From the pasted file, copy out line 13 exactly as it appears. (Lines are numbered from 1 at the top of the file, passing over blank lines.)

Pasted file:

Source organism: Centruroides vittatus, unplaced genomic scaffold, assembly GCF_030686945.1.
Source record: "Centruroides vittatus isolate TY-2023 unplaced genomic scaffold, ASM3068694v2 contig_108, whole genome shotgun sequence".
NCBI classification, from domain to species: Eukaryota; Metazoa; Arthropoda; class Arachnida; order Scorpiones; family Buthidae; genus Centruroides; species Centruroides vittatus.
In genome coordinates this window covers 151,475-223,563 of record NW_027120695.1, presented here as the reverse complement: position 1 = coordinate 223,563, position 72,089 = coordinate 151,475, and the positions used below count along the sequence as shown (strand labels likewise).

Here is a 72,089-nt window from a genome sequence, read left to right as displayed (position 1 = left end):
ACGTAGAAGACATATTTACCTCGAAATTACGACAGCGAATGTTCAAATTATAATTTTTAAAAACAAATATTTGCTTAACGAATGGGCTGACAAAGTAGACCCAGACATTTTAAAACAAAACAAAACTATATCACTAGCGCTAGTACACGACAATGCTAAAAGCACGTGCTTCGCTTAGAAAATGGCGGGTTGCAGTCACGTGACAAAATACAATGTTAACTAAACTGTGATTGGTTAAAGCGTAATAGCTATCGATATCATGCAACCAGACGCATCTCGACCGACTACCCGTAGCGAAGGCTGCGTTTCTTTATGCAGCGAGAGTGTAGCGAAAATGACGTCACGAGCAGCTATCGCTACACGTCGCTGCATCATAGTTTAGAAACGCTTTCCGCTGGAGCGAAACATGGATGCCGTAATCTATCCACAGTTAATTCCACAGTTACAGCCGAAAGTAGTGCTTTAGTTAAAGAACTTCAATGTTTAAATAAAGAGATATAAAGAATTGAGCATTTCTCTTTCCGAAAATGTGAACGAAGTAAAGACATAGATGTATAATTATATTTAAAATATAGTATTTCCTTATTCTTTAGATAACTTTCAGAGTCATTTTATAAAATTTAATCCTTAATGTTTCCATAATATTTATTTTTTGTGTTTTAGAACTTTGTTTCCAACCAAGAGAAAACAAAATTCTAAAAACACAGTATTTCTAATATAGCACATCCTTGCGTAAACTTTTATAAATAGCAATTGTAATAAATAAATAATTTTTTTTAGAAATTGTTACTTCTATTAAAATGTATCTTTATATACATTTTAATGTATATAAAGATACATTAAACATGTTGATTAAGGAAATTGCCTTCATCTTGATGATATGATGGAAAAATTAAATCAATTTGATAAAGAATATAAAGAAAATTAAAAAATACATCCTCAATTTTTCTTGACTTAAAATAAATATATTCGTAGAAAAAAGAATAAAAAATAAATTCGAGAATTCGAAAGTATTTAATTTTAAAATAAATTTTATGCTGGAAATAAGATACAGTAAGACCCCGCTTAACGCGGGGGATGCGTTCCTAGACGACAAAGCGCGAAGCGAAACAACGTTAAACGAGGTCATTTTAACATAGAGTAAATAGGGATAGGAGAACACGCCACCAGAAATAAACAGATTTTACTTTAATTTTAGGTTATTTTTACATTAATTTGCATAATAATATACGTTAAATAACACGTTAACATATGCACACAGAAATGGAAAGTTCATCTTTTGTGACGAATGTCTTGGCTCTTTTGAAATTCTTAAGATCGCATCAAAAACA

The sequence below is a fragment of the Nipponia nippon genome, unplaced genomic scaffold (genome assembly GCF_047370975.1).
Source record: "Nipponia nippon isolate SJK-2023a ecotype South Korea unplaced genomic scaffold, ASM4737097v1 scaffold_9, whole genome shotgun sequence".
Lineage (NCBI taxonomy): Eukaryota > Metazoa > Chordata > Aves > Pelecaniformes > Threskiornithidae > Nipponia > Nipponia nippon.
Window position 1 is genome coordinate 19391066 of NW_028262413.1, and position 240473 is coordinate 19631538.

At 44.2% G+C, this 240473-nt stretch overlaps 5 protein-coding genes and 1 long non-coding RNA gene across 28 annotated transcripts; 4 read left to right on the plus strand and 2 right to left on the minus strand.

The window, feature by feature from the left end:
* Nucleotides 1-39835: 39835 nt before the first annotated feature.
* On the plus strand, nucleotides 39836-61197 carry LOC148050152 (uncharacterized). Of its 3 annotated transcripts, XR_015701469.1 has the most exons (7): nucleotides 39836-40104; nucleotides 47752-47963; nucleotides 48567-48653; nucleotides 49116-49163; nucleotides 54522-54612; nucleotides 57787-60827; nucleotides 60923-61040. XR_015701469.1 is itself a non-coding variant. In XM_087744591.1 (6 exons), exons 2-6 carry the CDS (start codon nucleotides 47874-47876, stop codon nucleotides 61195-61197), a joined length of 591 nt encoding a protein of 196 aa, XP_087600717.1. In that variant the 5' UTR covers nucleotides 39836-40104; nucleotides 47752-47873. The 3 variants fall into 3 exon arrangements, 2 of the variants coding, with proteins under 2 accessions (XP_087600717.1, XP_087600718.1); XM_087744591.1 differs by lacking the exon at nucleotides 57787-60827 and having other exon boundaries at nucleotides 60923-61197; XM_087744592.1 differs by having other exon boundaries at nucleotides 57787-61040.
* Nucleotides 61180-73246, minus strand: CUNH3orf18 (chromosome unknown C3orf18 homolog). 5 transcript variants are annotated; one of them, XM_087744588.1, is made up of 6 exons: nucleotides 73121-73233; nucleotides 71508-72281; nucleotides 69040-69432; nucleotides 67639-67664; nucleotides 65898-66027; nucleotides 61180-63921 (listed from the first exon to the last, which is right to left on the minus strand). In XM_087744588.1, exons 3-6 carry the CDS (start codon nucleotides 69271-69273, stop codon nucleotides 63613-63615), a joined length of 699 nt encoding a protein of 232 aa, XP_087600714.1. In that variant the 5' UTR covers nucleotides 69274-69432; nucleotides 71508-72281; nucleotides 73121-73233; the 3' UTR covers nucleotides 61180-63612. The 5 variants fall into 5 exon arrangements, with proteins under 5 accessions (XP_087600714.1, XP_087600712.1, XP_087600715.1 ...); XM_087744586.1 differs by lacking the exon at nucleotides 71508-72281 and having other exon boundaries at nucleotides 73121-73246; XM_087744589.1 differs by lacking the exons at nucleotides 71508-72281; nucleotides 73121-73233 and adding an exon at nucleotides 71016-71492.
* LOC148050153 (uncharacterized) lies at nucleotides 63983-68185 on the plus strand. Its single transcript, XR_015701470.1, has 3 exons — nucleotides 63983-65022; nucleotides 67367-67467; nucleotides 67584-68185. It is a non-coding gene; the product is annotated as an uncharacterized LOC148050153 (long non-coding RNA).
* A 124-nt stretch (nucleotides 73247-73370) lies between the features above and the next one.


* Nucleotides 1-39835: 39835 nt before the first annotated feature.